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Constraining and Understanding Climate Sensitivity with Process Oriented Diagnostics

The project is a holistic, bottom-up approach to understanding climate sensitivity focusing
on cloud processes. This is particularly important now because the new generation of models
participating in the Coupled Model Intercomparison Project (CMIP6) appear to show a larger
spread in estimates of climate sensitivity than expected, and in particular several prominent models
show high climate sensitivity. Among those models is the Community Earth System Model, version
2 (CESM2); this project will especially focus on understanding the high climate sensitivity in that
model. Initial work shows that there is a strong cloud response to increased carbon dioxide in
CESM2, providing a positive feedback that amplifies the warming. The proposed research delves
into the processes that drive that cloud feedback.

Using a large suite of existing simulations from the ongoing CMIP6 model intercomparison
projects, a detailed, process-oriented analysis of clouds in CESM2 will be conducted. Simulations
of the current climate will be evaluated using reanalysis and observations. A major emphasis will
be to utilize the Cloud-Feedback Model Intercomparison Project (CFMIP) simulations that include
output from the CFMIP Observational Simulator Package (COSP). This allows the simulation to be
“observed” as if by satellites, providing a consistent definition of clouds between satellite products
and model output.

Process-oriented diagnostics will be developed that focus on cloud macrophysical and micro-
physical processes. The macrophysical focus will emphasize the structure of the turbulent boundary
layer. A mixed-layer model will be used to diagnose key mixing processes at the top of the bound-
ary layer. A regime-based approach will separate cloud types, providing a fine-grained view of the
response of clouds to climate forcing. The microphysical focus will emphasize warm rain processes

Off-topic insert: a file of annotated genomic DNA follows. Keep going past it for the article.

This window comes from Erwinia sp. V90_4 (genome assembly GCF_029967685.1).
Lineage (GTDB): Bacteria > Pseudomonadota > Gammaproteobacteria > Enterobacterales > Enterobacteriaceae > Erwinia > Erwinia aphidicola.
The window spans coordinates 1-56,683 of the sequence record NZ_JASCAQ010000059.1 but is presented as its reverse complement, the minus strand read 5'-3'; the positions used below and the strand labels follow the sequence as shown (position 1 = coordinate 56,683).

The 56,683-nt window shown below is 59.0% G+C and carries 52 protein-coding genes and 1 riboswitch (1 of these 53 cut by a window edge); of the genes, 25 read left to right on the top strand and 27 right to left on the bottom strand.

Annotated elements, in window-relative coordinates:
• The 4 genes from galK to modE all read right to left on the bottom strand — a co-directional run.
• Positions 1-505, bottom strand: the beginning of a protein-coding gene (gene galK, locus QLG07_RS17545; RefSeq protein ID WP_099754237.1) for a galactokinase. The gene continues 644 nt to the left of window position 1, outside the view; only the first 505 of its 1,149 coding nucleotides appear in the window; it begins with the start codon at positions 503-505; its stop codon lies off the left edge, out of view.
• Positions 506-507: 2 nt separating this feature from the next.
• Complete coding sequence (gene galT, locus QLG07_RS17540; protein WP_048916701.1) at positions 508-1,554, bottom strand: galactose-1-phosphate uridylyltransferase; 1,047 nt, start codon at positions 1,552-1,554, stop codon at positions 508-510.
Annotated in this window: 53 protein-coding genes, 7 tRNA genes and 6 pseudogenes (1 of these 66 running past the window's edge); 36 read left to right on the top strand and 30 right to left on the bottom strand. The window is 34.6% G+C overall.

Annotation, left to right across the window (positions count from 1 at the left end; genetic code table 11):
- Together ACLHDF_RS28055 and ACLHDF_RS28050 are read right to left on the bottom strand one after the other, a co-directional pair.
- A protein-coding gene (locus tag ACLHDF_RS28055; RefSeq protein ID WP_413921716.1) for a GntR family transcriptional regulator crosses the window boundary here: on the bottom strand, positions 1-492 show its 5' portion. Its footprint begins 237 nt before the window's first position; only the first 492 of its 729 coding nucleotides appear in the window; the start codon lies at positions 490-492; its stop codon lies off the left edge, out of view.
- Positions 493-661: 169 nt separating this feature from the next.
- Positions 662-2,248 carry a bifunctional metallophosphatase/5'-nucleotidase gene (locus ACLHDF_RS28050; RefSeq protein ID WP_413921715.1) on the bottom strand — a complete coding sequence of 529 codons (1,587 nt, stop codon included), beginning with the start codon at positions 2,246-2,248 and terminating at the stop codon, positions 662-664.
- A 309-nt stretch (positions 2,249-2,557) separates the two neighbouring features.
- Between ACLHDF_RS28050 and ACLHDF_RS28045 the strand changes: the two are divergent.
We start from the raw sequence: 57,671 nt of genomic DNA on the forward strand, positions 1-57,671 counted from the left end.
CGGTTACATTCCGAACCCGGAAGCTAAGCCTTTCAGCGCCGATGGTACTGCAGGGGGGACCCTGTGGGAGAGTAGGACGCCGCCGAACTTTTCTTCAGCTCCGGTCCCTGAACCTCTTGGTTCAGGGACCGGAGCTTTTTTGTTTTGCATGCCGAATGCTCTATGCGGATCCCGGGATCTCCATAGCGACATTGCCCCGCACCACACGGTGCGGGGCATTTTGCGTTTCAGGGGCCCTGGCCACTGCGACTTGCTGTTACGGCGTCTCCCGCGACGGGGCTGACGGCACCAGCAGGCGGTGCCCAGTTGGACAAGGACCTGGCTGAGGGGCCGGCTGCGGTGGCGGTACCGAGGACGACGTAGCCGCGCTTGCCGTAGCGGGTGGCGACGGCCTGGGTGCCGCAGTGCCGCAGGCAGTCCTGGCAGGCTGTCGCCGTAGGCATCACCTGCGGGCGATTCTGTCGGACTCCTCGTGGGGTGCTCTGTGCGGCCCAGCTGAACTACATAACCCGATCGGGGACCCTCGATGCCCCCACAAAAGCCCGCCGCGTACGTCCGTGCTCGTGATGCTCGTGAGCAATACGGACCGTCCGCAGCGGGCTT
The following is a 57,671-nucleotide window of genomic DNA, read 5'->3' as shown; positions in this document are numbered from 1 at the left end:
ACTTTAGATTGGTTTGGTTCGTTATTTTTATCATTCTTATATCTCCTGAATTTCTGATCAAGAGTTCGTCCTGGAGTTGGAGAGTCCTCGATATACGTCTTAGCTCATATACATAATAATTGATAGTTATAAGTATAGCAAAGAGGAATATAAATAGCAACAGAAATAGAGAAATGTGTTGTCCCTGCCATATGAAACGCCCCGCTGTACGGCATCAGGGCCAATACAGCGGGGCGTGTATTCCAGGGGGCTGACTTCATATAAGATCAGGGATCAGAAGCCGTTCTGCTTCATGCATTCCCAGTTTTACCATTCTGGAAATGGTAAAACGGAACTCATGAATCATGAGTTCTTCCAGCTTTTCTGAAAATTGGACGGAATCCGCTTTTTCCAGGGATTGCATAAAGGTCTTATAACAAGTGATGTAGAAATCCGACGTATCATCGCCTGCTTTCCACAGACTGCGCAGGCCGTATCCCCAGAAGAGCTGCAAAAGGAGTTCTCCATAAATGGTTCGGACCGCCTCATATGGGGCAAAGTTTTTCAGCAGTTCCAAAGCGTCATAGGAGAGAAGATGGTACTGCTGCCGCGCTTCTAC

and aerosol-cloud interactions, and how each change with climate forcing. The same regime-based
approach will be applied. The macrophysical and microphysical factors may work in concert or
oppose each other in different regimes and under different forcing, and the diagnostics developed
here will expose these balances.

The process-oriented diagnostics will be developed for CMIP-style model output. That will
allow them to be applied to the multi-model ensemble to better understand cloud processes and
the relationship to climate sensitivity. The comparisons with observations provide physically-based
constraints on the model processes; such constraints may be used make a more confident statement
about the range of plausible climate sensitivity in current models, and will also directly inform
model development activities. The diagnostics will be developed using the Model Diagnostics Task
Force (MDTF) framework, and they will be submitted to the Task Force for consideration to be
included in the package. Therefore this project directly contributes to NOAA’s long-term climate
research goals by elucidating the role of clouds in a changing climate, providing observation-based
constraints on the physical processes that contribute to uncertainty in climate projections, and
providing new information and tools that can be used by the broad scientific community and in
assessments of climate change such as the National Climate Assessment.



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